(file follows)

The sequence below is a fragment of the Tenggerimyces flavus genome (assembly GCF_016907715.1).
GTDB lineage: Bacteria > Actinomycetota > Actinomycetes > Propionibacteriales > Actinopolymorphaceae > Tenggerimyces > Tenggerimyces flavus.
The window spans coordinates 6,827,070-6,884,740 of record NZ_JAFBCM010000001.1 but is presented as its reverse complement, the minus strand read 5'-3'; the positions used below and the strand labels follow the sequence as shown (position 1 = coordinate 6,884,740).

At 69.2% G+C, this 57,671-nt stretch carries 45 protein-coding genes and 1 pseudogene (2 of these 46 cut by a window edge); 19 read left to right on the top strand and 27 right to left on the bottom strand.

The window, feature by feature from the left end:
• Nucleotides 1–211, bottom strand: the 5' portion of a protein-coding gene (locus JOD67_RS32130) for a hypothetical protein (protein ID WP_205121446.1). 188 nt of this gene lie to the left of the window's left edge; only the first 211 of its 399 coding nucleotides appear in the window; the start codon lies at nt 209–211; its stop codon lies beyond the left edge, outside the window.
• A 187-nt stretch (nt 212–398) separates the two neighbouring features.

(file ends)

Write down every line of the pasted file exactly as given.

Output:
The sequence below is a fragment of the Tenggerimyces flavus genome (assembly GCF_016907715.1).
GTDB lineage: Bacteria > Actinomycetota > Actinomycetes > Propionibacteriales > Actinopolymorphaceae > Tenggerimyces > Tenggerimyces flavus.
The window spans coordinates 6,827,070-6,884,740 of record NZ_JAFBCM010000001.1 but is presented as its reverse complement, the minus strand read 5'-3'; the positions used below and the strand labels follow the sequence as shown (position 1 = coordinate 6,884,740).

At 69.2% G+C, this 57,671-nt stretch carries 45 protein-coding genes and 1 pseudogene (2 of these 46 cut by a window edge); 19 read left to right on the top strand and 27 right to left on the bottom strand.

The window, feature by feature from the left end:
• Nucleotides 1–211, bottom strand: the 5' portion of a protein-coding gene (locus JOD67_RS32130) for a hypothetical protein (protein ID WP_205121446.1). 188 nt of this gene lie to the left of the window's left edge; only the first 211 of its 399 coding nucleotides appear in the window; the start codon lies at nt 209–211; its stop codon lies beyond the left edge, outside the window.
• A 187-nt stretch (nt 212–398) separates the two neighbouring features.